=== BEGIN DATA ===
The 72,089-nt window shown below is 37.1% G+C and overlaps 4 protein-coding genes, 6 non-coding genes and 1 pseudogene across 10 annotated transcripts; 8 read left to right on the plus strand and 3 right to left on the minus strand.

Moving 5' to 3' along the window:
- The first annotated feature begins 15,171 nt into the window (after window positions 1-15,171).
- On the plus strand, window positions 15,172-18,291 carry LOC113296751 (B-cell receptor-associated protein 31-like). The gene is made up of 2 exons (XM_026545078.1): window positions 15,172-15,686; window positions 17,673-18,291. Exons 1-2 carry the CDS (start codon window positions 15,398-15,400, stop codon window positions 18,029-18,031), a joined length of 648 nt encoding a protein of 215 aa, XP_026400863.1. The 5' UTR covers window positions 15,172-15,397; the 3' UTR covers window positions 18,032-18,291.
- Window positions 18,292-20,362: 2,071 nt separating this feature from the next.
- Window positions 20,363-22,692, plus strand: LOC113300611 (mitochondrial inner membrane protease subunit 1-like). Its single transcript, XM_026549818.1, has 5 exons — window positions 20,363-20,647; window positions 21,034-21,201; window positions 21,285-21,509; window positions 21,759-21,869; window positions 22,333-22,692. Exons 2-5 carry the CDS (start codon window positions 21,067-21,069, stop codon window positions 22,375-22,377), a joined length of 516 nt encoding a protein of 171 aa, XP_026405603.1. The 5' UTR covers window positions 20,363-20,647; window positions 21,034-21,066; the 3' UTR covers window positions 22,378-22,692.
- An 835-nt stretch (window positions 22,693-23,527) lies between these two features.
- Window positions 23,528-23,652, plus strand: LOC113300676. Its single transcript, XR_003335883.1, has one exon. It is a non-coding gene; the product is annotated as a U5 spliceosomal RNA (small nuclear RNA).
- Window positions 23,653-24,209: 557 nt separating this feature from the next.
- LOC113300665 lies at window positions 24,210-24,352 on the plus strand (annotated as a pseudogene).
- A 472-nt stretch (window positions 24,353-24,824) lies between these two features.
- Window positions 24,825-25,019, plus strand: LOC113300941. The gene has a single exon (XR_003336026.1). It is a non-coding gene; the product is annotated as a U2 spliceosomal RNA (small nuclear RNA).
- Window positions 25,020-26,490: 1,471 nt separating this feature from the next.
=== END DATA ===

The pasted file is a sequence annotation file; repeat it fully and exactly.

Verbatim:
The 72,089-nt window shown below is 37.1% G+C and overlaps 4 protein-coding genes, 6 non-coding genes and 1 pseudogene across 10 annotated transcripts; 8 read left to right on the plus strand and 3 right to left on the minus strand.

Moving 5' to 3' along the window:
- The first annotated feature begins 15,171 nt into the window (after window positions 1-15,171).
- On the plus strand, window positions 15,172-18,291 carry LOC113296751 (B-cell receptor-associated protein 31-like). The gene is made up of 2 exons (XM_026545078.1): window positions 15,172-15,686; window positions 17,673-18,291. Exons 1-2 carry the CDS (start codon window positions 15,398-15,400, stop codon window positions 18,029-18,031), a joined length of 648 nt encoding a protein of 215 aa, XP_026400863.1. The 5' UTR covers window positions 15,172-15,397; the 3' UTR covers window positions 18,032-18,291.
- Window positions 18,292-20,362: 2,071 nt separating this feature from the next.
- Window positions 20,363-22,692, plus strand: LOC113300611 (mitochondrial inner membrane protease subunit 1-like). Its single transcript, XM_026549818.1, has 5 exons — window positions 20,363-20,647; window positions 21,034-21,201; window positions 21,285-21,509; window positions 21,759-21,869; window positions 22,333-22,692. Exons 2-5 carry the CDS (start codon window positions 21,067-21,069, stop codon window positions 22,375-22,377), a joined length of 516 nt encoding a protein of 171 aa, XP_026405603.1. The 5' UTR covers window positions 20,363-20,647; window positions 21,034-21,066; the 3' UTR covers window positions 22,378-22,692.
- An 835-nt stretch (window positions 22,693-23,527) lies between these two features.
- Window positions 23,528-23,652, plus strand: LOC113300676. Its single transcript, XR_003335883.1, has one exon. It is a non-coding gene; the product is annotated as a U5 spliceosomal RNA (small nuclear RNA).
- Window positions 23,653-24,209: 557 nt separating this feature from the next.
- LOC113300665 lies at window positions 24,210-24,352 on the plus strand (annotated as a pseudogene).
- A 472-nt stretch (window positions 24,353-24,824) lies between these two features.
- Window positions 24,825-25,019, plus strand: LOC113300941. The gene has a single exon (XR_003336026.1). It is a non-coding gene; the product is annotated as a U2 spliceosomal RNA (small nuclear RNA).
- Window positions 25,020-26,490: 1,471 nt separating this feature from the next.